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Old Aug 6, 12, 8:04 am   #7
Mats
 
Join Date: Sep 2001
Location: Washington, USA (the one on the upper left, not DC)
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My best wishes to you and to your wife as she works to recover.

The CDC estimates that 1.3 million women were raped and 12.6 million men and women were victims of sexual assault in 2010. These numbers are estimates since not every assault is reported.

Roughly 2 million people fly every day in the United States. If one draws a Venn diagram, it's easy to see that those who have been raped and assaulted are going to pass through TSA checkpoints.

Due to institutionalized paranoia, political motivation, and mismanagement, the TSA continues its own institutionalized assault. It starts with the "barking," then it can be the "unwanted gaze" of viewing your body naked, a surprise frisk even though you have not set off a metal detector alarm, a naked scan and a surprise frisk, and often an inappropriate and unnecessarily rough and detailed frisking. Above all, this happens in view of the public, and it can happen again at the gate, where one can be humiliated and pulled out of line to be frisked in public (with threats that a "private screening" would lead to missing the flight.)

We've all seen quotes from passengers and crew: "they treated my like a criminal." Survivors of sexual assault have spoken up. But their voices are unheard. The TSA is just here to keep us safe. Keep us safe by irradiating us, stealing our belongings, and committing government-sanctioned sexual assault.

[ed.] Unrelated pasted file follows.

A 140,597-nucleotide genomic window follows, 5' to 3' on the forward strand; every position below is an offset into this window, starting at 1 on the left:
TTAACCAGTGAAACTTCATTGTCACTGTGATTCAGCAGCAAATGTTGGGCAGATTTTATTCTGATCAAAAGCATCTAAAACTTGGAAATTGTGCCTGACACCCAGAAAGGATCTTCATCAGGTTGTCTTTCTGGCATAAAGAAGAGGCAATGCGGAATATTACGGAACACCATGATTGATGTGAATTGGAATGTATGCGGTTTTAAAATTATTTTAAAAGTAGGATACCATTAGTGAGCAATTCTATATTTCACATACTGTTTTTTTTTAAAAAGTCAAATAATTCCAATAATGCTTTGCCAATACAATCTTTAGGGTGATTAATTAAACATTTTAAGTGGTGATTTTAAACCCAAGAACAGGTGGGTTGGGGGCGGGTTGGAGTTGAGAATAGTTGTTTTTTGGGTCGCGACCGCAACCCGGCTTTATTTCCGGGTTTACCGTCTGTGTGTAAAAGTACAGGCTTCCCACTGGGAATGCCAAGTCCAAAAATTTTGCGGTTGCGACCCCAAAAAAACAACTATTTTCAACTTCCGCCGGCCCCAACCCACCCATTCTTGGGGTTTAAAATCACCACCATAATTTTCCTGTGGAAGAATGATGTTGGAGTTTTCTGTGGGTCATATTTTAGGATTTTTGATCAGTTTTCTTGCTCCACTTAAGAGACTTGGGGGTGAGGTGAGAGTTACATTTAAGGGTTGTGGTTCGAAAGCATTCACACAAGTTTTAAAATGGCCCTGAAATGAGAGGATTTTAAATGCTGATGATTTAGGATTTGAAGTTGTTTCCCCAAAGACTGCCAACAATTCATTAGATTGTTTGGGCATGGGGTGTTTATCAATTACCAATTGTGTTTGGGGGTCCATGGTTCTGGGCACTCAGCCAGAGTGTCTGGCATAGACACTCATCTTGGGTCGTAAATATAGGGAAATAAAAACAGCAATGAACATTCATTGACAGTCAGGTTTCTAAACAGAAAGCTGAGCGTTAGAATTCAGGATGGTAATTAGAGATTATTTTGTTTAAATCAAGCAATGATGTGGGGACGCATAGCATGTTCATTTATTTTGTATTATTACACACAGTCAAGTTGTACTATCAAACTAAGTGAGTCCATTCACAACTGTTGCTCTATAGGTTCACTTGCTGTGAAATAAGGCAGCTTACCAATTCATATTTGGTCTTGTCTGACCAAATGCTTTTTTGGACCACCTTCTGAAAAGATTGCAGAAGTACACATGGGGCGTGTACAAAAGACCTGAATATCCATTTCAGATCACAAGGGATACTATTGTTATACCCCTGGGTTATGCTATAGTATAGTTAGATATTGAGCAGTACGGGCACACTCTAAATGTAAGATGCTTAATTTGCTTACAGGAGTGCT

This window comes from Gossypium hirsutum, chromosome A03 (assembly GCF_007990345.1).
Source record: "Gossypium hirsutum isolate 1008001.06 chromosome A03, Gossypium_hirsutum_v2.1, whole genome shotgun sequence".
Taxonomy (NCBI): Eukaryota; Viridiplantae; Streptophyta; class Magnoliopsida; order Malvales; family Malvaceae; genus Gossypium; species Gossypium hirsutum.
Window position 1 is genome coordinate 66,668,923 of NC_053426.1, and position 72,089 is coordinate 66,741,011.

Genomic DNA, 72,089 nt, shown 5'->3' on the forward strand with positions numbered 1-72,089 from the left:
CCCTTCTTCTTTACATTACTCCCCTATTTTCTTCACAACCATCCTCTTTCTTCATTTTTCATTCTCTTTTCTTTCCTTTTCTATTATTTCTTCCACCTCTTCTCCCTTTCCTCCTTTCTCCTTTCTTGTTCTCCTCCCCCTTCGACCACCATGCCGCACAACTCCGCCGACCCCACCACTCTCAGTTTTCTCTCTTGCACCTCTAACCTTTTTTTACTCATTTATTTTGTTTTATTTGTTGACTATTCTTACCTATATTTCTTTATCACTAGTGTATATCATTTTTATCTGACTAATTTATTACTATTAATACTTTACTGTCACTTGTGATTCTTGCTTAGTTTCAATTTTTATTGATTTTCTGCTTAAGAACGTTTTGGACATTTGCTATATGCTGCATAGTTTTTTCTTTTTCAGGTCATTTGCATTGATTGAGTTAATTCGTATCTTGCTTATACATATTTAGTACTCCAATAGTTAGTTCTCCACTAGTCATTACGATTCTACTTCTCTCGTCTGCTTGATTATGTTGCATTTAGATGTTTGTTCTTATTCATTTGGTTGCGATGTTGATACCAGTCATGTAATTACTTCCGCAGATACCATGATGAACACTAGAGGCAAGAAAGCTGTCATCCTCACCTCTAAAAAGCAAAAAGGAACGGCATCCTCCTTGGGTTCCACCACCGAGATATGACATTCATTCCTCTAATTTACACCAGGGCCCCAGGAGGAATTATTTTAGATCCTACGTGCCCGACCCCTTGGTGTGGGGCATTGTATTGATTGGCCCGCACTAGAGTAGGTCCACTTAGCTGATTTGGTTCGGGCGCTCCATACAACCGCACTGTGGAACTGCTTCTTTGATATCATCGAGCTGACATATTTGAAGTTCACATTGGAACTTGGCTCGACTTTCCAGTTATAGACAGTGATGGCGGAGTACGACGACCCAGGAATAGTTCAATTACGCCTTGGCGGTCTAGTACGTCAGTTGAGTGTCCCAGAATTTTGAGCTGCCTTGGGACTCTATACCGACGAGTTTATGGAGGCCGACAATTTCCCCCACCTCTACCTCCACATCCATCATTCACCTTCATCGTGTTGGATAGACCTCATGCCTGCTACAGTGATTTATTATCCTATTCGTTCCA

A psychologist colleague and I often talk about how the checkpoints inadvertently use language and symbols of the Holocaust. Terms like "Selectee" and "special" are euphemisms. One cannot ignore the image of a person standing in front of a massive group of travelers "selecting" which line to which they will be assigned. Please don't misconstrue this for me to say that TSA staff are connected to genocide; they're just inadvertently making references that strike fear into us.

Oddly, a psychiatrist just went on a rant about how he didn't mind being pulled out of line to be frisked because it "kept him safe." I rolled my eyes at his insensitivity.

If your wife is willing to talk about her experience, I don't suggest an "op ed" or news interview. It will just end up with a lot of reader comments about how the TSA is keeping us safe and "anything for security." The TSA will just respond that they have new technology that is less humiliating or PreCheck (which can only be used on rare occasions.)

If you are your wife are willing to come forward, talk to your Congressional representative or Senator. I mean that you should ask for a meeting--even by phone. A letter won't do it. Then contact your other Senator. If you're looking for a more powerful lobby, you could try the ACLU, but you may have more luck with ProPublica (they've already taken on the scanners, so they might be more interested.)

Speaking out is one way to overcome pain and to help others. I am saddened to think of how many other women (and men) who fly every day confront their past in silence.
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